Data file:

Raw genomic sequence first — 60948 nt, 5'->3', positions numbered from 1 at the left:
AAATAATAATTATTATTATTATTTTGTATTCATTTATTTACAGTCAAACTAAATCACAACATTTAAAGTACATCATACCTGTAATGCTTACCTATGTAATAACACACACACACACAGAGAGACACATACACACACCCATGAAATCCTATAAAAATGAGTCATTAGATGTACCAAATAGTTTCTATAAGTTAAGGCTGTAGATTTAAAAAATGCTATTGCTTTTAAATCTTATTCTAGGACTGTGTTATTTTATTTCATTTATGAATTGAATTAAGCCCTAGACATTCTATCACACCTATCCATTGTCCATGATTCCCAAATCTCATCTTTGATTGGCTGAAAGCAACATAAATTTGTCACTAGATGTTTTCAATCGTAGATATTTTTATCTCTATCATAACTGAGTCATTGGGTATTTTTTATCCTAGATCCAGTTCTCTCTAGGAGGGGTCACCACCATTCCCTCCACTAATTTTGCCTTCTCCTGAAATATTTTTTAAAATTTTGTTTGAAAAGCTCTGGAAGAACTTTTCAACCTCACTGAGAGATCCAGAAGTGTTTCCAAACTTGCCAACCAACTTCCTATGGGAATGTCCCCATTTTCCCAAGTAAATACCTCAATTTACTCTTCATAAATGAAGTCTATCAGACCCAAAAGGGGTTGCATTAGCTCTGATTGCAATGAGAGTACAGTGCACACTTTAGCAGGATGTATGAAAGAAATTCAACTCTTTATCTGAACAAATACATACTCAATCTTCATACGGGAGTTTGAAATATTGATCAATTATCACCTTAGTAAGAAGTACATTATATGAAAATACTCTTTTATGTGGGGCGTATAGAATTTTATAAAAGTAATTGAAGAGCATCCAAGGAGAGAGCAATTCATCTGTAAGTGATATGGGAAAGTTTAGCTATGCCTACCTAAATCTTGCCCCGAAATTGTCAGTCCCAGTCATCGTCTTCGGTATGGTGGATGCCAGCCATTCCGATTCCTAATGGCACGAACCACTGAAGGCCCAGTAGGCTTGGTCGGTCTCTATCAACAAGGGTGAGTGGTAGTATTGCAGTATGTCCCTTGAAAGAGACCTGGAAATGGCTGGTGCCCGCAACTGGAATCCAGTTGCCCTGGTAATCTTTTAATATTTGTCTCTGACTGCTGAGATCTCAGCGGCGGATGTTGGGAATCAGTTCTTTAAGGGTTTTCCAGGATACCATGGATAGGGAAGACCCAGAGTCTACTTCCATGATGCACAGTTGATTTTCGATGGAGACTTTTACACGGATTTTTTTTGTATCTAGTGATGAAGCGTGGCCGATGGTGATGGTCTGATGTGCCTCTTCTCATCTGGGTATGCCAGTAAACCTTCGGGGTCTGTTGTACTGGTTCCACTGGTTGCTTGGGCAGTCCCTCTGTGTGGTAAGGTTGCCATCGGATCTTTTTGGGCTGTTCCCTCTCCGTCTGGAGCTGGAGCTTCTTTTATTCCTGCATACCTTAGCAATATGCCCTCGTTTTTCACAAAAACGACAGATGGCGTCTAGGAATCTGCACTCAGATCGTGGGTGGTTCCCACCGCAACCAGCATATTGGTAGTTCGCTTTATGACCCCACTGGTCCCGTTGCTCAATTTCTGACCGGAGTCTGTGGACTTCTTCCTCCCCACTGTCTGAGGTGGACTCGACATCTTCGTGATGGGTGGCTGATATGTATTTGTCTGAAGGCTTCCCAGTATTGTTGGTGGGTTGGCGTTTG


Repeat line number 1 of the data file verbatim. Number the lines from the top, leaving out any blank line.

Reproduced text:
Raw genomic sequence first — 60948 nt, 5'->3', positions numbered from 1 at the left: